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There is a new clothing brand on the block looking to showcase Lansing as a happening city.
Founded by Eastern High School graduates Noah Maldonado, Tony Allen and RJ Everett, Third Coast brands sports its flagship LNSNG line with 14 original designs on hoodies and T-shirts.
The narrative toward Lansing was negative growing up, LNSNG owner Maldonado said.
“It was drilled into us. Even from elementary school, if your family could get out of Lansing it was a success,” he said. “In high school, we had a perspective change on how we saw the city. It was a blank canvas, and if we were going to stay, we thought we should make an impact in a way we know how to.”
Launching a business from scratch was challenging, Maldonado said. “It is good to have a structure, but there comes a point where you have to leap and go for it.”
The team buckled down and worked on designs in 2017.
Maldonado grew up on the south side and fell into the world of fashion through buying, trading and selling sneakers.
“The sneaker culture was huge in high school. At the time I had a bussing job making $5 an hour with sucky tips. I would save up and get a pair of Jordans and resell them for a profit,” Maldonado said.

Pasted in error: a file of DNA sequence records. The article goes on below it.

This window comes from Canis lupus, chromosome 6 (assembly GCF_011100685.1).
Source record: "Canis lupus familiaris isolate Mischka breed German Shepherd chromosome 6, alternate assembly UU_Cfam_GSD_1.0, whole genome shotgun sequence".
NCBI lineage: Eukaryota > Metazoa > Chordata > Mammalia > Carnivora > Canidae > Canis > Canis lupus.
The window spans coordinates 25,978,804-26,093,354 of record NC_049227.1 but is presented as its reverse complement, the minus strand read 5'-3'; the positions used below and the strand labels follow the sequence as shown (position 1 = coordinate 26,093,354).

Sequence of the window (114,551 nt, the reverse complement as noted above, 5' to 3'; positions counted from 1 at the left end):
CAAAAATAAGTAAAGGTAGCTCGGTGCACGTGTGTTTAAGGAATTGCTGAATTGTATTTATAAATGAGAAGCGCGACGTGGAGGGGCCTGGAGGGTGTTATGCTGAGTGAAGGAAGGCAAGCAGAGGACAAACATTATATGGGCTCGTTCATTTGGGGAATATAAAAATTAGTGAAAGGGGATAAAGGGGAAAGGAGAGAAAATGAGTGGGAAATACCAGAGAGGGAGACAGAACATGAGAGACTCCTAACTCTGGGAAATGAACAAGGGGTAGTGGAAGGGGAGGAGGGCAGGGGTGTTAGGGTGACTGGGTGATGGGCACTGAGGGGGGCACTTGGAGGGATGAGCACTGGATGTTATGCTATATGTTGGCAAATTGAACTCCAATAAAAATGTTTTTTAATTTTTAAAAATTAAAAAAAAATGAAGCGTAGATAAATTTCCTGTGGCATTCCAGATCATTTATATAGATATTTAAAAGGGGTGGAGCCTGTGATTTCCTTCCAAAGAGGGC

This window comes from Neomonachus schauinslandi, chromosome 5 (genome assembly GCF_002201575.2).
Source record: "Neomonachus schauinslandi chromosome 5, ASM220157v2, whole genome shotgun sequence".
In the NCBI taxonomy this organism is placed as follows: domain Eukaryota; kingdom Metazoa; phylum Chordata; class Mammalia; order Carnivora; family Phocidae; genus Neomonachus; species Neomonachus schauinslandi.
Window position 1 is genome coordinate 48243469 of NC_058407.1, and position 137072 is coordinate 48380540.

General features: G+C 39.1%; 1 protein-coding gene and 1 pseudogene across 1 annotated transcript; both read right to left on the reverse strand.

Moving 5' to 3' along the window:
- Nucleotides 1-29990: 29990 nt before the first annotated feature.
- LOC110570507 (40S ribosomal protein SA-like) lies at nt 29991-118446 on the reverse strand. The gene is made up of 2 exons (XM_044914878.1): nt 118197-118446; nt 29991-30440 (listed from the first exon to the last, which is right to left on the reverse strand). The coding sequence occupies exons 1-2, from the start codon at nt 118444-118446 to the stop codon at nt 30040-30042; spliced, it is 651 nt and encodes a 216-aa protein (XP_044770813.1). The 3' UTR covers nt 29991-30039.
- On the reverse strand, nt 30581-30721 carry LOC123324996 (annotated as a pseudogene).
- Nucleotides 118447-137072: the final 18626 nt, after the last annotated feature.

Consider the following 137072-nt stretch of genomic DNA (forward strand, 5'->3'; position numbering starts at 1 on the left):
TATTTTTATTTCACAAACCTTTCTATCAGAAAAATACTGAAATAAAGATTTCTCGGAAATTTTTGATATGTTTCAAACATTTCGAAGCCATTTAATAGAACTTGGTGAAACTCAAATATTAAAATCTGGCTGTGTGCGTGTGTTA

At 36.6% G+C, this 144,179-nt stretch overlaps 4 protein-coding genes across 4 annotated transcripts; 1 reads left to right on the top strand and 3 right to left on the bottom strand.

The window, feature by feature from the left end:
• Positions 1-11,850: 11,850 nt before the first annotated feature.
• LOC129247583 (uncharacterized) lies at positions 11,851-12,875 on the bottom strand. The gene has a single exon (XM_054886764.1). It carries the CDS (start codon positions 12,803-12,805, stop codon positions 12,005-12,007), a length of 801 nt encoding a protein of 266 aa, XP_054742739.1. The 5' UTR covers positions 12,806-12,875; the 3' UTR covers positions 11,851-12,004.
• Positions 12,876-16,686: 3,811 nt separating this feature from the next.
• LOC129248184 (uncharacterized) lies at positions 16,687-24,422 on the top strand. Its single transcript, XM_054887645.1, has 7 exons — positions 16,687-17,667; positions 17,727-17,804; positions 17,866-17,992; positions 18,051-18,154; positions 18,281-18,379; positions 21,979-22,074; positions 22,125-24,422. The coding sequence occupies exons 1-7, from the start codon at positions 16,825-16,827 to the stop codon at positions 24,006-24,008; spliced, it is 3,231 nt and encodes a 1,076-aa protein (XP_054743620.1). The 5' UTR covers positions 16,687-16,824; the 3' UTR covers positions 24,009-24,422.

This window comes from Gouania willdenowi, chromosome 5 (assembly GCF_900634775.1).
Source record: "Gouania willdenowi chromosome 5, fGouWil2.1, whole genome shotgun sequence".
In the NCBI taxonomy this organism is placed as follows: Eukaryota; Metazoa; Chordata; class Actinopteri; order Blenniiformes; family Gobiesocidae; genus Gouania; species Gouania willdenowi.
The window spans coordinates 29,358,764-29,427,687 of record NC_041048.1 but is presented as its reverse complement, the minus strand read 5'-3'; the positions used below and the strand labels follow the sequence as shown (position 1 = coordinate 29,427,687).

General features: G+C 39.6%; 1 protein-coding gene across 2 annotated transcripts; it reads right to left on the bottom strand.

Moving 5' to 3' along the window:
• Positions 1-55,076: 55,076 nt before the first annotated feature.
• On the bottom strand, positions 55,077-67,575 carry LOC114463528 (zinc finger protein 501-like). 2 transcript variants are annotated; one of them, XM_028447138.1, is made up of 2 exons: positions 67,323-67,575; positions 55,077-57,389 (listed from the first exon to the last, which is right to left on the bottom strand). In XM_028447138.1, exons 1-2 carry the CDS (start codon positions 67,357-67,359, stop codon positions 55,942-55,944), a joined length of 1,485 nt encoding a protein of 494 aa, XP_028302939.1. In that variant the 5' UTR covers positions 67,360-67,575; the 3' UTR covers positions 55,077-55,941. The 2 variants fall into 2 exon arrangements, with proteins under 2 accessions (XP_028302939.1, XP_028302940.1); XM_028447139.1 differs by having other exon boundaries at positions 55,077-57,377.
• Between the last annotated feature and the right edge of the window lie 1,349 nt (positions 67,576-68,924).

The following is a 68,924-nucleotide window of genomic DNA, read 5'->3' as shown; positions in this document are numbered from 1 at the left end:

“It was a huge part of my life and this transitioned to clothing.”
Like the clean-cut striking sneakers he sold, Maldonado took a minimalist approach to design.
“A lot of times, a clothing line geared toward a city can be touristy and super cheesy,” he said. “It was important to us that our designs were clean and different. We are creating a culture here in Lansing that people are not used to.”
Some designs are simple as a shirt printed with “LNSNG,” while others include geometric repeating patterns and lyrics.
The design process involved working with Lansing area artists, including photographer Kayla Upshaw of Kay Eyes photography and touring hip-hop/soul artist Michael “Mikeyy” Austin.
The line has Austin’s lyrics on it and features his forthcoming album “Midnight Stereo,” which is set for a January release, with a cassette logo.
“We premiered the shirts on tour in Chicago, New York and Atlanta,” Austin said. “We were able to sell shirts at each of these cities, and it is cool to see them represented in these places.”
“For Noah, his idea was to make street wear that is really appealing,” Austin said. “But the struggle of getting things done at high quality, while making it affordable, is tough. To be able to do something like this shows what’s possible in Lansing.”
“A lot of people complain there aren’t opportunities here, but you have to create opportunities,” Everett said. “These types of things like clothing lines can be created here. It just takes people to build the foundation.”
LNSNG’s next step is to be stocked in local stores, Maldonado said.
“As Lansing is growing, we’ve seen the flipside of people wanting to live in Lansing. It is cool to see that transition and be a part of it.”
New developments in Lansing give the brand more emphasis, Maldonado said. “When a city is going through what Lansing is, a lot of things get pushed out. But we believe culture trumps everything. You can have as many systems and buildings as you want — if the culture isn’t there, it’s not going to matter.”
“Seeing the community’s support and how they reacted to the brand helps our vision going forward,” Allen said.
For more information, visit https://www.lnsng.co/